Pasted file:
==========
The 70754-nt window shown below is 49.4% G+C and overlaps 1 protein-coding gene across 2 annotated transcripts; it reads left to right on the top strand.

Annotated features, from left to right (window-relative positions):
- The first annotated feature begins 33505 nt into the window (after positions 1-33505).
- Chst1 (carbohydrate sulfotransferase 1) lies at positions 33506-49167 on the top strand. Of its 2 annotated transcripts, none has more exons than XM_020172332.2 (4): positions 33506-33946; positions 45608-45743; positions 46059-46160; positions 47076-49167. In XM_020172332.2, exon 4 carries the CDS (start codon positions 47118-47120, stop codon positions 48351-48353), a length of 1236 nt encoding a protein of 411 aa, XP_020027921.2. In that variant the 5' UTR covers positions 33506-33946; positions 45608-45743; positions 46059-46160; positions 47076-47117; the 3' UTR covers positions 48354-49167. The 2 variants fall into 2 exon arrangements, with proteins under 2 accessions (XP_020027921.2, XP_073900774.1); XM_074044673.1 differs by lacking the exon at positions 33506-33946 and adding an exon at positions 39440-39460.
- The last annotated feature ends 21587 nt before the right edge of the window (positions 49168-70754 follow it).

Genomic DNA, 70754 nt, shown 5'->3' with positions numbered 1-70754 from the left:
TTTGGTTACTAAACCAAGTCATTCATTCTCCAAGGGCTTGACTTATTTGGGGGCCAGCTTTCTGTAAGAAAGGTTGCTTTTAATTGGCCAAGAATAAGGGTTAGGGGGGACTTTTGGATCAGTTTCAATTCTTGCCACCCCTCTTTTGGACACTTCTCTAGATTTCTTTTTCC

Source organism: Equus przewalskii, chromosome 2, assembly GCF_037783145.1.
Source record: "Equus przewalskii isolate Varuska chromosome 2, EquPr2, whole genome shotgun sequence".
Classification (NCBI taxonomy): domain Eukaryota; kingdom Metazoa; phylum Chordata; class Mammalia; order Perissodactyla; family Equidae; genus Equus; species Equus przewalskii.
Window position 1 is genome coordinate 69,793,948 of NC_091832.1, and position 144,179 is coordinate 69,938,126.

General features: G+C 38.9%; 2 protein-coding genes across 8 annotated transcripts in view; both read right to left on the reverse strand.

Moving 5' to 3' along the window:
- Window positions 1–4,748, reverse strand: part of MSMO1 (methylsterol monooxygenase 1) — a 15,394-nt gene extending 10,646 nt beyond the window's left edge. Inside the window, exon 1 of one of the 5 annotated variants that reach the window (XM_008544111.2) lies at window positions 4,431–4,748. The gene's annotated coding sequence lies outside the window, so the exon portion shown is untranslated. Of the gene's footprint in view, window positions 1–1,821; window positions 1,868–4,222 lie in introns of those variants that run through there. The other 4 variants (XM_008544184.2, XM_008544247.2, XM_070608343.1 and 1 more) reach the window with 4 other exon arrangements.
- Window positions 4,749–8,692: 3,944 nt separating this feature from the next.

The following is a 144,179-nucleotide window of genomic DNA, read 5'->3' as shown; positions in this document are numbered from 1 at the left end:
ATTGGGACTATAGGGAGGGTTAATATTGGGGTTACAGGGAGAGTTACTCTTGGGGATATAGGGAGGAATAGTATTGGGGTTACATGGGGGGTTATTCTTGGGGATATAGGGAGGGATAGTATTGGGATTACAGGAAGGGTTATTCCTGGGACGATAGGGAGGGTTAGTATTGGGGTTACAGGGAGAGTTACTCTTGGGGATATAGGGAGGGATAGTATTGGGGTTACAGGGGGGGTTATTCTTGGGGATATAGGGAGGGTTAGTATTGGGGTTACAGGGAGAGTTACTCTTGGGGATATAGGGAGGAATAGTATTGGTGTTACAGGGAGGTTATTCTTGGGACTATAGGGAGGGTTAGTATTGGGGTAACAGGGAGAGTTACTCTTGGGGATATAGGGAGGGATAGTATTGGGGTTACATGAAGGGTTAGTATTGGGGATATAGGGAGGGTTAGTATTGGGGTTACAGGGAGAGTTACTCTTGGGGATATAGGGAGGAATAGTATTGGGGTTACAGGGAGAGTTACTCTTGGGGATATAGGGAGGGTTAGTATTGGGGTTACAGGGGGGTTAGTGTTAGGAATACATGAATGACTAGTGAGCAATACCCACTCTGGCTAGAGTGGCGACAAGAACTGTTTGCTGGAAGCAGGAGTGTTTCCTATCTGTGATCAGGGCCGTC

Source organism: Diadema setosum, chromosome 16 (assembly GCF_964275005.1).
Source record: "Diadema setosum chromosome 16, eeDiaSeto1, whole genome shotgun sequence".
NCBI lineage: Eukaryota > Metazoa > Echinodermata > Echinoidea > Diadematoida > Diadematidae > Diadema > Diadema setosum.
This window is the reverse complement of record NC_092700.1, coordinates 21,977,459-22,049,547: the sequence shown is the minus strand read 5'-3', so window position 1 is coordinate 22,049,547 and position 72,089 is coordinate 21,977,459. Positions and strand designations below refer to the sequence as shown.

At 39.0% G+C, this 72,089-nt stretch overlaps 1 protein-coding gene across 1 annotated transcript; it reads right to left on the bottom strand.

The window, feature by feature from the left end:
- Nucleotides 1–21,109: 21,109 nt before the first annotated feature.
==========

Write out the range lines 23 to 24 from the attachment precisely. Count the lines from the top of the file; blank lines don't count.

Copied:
The window, feature by feature from the left end:
- Nucleotides 1–21,109: 21,109 nt before the first annotated feature.